ABOUT USOur mission
The Sierra Madre Playhouse is a nonprofit, award-winning 99-seat theater dedicated to illuminating the American experience through high-quality productions by acclaimed and emerging playwrights. With century-old ties to our community, we are committed to engaging diverse local and regional audiences and inspiring the next generation of artists and theater lovers.
Artistic Director: Christian Lebano
Managing Director: Estelle Campbell
Board of Directors
Joan Riback, President
David Gordon, Secretary
Louise Calaway, Treasurer
Vanessa Silberman, Marketing Chair
The Sierra Madre Playhouse has evolved from a theatrical heritage that stretches back to the days when Sierra Madre was just a tiny village. Residents presented dramas and musicals as early as the 1880s in their homes, in the Town Hall, and in the Woman's Club.
In 1923, the structure presently housing the Sierra Madre Playhouse was built and was known as the “Wistaria Theater" (Sierra Madre is home to the largest wistaria vine in the world) until 1929, when it became the “Sierra Madre Theater.” During the ensuing years, the theater served as the focal point for the city's family entertainment options, whether as a movie house, an arcade, or most recently, a theatre.
When Charles Andrese and Cheryl Pertile founded a new Arcadia theatrical operation in 1980, it was initially called the "Playback Players" to reflect their intention to specialize in some of the older, classic plays. When they moved to the present location later that year, their premiere Sierra Madre production was "Moby Dick-Rehearsed," written by Orson Welles. Since this was hardly an "old classic," the group renamed itself the "Sierra Madre Playhouse." Soon, Stan Zalas came to the Playhouse as artistic director. He and Andrese, who became general manager, built a solid reputation for providing quality, family-friendly entertainment.
To support the theater, a small group of dedicated local citizens spearheaded a campaign in 1995 to assist the Playhouse, with George Enyedi and Lee and Barbara Cline playing lead roles. The Playhouse reorganized and became a nonprofit organiazation as it remains to this day.
In 2012, Christian Lebano became the Artistic Director of Sierra Madre Playhouse, embarking the theater on an exciting new chapter with a focus on theater by American playrights and launching the Theater for Young Audiences program.
Under Lebano's tenure, the Sierra Madre Playhouse has become a critically-acclaimed presenter of American theater, and has been recognized with Ovation Awards, NAACP Awards and foundation grants.
Three highlights have occurred in the recent history of The Playhouse: a centennial, a renovation, and a financial coup. The 100th production was marked with a lavish centenary weekend in March 1993. A parade along Sierra Madre Boulevard was led by the mythical Sierra Madre College Band and an entourage of vintage cars bearing the cast of "Dames at Sea" and special guests. The vintage autos provided photo ops for patrons who added dazzle by arriving garbed in seagoing attire circa 1930, or black tie.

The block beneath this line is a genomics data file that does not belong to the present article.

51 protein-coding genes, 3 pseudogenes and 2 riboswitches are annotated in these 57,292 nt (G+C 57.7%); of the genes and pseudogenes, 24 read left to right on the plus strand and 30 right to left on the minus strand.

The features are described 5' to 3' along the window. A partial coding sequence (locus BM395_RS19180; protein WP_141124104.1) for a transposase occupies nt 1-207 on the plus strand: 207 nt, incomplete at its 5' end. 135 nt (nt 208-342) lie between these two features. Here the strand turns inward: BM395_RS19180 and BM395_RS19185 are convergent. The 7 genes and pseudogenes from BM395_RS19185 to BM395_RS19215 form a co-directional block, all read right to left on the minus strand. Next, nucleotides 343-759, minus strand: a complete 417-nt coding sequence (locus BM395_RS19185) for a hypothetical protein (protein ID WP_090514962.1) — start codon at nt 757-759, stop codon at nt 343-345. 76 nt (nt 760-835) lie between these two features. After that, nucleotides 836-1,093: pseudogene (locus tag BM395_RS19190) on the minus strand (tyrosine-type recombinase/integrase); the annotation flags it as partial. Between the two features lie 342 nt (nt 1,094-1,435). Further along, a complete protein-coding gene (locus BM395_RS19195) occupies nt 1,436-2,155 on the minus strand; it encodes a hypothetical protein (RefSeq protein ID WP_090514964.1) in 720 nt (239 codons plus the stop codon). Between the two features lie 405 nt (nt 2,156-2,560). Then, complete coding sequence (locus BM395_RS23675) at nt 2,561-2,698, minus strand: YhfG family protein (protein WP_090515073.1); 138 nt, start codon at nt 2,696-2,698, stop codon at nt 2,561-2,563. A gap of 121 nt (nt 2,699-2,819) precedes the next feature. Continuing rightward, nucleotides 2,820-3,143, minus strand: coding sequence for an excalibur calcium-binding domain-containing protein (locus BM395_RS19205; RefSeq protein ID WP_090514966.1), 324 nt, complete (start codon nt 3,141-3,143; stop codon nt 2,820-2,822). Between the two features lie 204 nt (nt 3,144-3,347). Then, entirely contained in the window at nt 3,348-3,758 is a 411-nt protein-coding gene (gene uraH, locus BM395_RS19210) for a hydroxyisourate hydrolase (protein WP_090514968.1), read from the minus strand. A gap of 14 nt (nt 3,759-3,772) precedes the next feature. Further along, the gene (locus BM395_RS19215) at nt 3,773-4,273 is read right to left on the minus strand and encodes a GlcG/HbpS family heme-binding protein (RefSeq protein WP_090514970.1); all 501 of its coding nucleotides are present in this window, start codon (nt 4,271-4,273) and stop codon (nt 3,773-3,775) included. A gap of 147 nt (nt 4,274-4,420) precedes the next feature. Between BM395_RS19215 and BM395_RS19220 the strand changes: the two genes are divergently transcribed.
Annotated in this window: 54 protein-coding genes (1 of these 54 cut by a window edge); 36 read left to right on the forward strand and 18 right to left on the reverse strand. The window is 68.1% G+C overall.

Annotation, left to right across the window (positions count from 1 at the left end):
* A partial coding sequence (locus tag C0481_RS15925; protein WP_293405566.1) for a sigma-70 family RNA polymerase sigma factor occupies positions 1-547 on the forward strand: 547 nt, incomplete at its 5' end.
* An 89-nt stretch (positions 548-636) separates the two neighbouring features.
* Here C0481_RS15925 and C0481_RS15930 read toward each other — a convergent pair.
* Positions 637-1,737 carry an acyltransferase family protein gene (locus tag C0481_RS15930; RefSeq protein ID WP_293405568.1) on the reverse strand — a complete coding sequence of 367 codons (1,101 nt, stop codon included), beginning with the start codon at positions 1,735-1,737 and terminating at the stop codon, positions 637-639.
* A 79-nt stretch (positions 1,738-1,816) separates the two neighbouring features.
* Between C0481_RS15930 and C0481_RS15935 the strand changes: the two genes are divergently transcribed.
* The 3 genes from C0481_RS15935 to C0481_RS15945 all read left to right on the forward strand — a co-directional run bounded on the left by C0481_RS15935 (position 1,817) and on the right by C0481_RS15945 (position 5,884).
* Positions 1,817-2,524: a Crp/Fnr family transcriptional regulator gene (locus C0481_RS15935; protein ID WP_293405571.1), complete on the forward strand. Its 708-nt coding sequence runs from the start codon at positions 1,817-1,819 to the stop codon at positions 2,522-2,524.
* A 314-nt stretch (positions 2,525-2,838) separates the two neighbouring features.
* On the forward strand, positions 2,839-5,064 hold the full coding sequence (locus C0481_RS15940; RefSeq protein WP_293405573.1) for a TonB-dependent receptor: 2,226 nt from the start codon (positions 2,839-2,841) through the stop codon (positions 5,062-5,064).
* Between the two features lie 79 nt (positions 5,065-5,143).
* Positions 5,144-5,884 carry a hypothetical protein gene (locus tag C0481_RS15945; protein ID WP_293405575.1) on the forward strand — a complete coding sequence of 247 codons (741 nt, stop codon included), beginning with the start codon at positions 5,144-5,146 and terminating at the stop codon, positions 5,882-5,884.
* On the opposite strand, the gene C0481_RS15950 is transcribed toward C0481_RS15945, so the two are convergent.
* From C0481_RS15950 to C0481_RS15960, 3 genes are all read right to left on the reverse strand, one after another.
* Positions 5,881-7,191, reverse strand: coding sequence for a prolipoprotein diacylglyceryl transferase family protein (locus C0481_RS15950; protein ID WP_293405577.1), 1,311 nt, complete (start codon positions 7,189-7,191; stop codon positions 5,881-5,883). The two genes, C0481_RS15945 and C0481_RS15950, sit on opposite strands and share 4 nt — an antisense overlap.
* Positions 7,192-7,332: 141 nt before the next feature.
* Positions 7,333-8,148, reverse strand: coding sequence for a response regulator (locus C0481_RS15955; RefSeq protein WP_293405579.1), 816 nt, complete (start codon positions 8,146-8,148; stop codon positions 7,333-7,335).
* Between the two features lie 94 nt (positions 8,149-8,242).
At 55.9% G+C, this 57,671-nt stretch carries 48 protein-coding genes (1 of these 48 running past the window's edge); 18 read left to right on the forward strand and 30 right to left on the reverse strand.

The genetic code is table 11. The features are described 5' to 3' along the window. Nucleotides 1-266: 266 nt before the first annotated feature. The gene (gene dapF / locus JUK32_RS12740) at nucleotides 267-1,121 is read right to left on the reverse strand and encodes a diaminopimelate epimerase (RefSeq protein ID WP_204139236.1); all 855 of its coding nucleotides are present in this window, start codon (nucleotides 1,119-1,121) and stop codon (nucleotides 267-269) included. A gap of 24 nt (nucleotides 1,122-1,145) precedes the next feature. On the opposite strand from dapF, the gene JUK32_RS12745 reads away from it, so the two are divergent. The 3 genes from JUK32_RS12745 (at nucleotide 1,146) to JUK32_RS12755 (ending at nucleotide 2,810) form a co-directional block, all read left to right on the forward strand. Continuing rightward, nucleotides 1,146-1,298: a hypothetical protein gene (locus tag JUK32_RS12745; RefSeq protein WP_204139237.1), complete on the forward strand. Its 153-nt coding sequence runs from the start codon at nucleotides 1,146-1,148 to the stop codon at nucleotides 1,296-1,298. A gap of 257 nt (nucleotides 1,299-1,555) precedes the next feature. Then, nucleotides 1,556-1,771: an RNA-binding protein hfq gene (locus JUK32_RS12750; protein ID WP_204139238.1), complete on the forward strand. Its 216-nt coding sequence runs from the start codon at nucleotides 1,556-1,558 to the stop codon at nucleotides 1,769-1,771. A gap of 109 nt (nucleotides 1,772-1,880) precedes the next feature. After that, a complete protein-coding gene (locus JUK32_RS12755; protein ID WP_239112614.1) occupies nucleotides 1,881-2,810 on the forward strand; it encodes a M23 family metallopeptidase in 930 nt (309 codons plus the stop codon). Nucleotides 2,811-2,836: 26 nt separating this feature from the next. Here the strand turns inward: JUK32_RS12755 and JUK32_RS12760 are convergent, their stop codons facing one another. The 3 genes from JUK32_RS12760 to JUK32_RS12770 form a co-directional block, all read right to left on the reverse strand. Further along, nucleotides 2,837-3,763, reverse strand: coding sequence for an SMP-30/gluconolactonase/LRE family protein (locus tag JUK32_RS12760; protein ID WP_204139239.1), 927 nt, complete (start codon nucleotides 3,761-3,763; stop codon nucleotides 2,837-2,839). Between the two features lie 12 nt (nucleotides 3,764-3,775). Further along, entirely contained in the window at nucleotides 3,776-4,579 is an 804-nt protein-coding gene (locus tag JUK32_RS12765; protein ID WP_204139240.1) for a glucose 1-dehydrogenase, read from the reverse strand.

Then in 1998 an extensive renovation of the theater was under-written by donations from many friends of the Sierra Madre Playhouse. Numerous improvements in lighting, sound, and decor updated the venue. New hardwood floors in the widened foyer, recessed lighting, new carpeting, and fresh paint created an attractive ambience. But to patrons, the most appreciated improvements probably were the plush, deep-red auditorium seats. No longer did people bring along their own cushions to make sitting through plays more comfortable!
The third landmark moment came in 2000, with a champagne opening and ribbon cutting to celebrate the collection of the full down payment toward purchase of the building. This, too, was accomplished through the support of loyal friends of the Sierra Madre Playhouse who raised more than $47,000. Efforts to completely pay off the debt continue.
Sierra Madre Playhouse has attracted both union and non-union actors of the finest caliber. The SMP can even boast a one-time performance in the 1982-83 season by Oscar-winner Tom Hanks, who filled in for a friend in Neil Simon's "Barefoot in the Park."
Recent productions include the critically acclaimed “Deathtrap” (Ovation Award), “The 25th Annual Putnam County Spelling Bee,” (Ovation Award), “Bee-luther Hatchee,” “A Wrinkle in Time” “The Belle of Amherst," "A Christmas Carol," "Always...Patsy Cline," and "Driving Miss Daisy".
Many of Neil Simon's and Agatha Christie's successes have been produced at the Playhouse. A few plays have enjoyed return engagements through the years. Weightier scripts include "The Madwoman of Chaillot," "Rashoman," "The Lion in Winter," "The Miracle Worker," "Steel Magnolias," "Caine Mutiny Court Martial," "All My Sons," "The Member of the Wedding," "The Innocents," and "Golden Boy."
"Oliver," "Dames At Sea," "The Fantasticks," "Sound of Music," "Spitfire Grill," "Putting it Together" and "Side by Side by Sondheim," and "You're a Good Man, Charlie Brown" are among the musicals which have been offered. Favorites at the holiday season are "Scrooge" and various versions of "A Christmas Carol."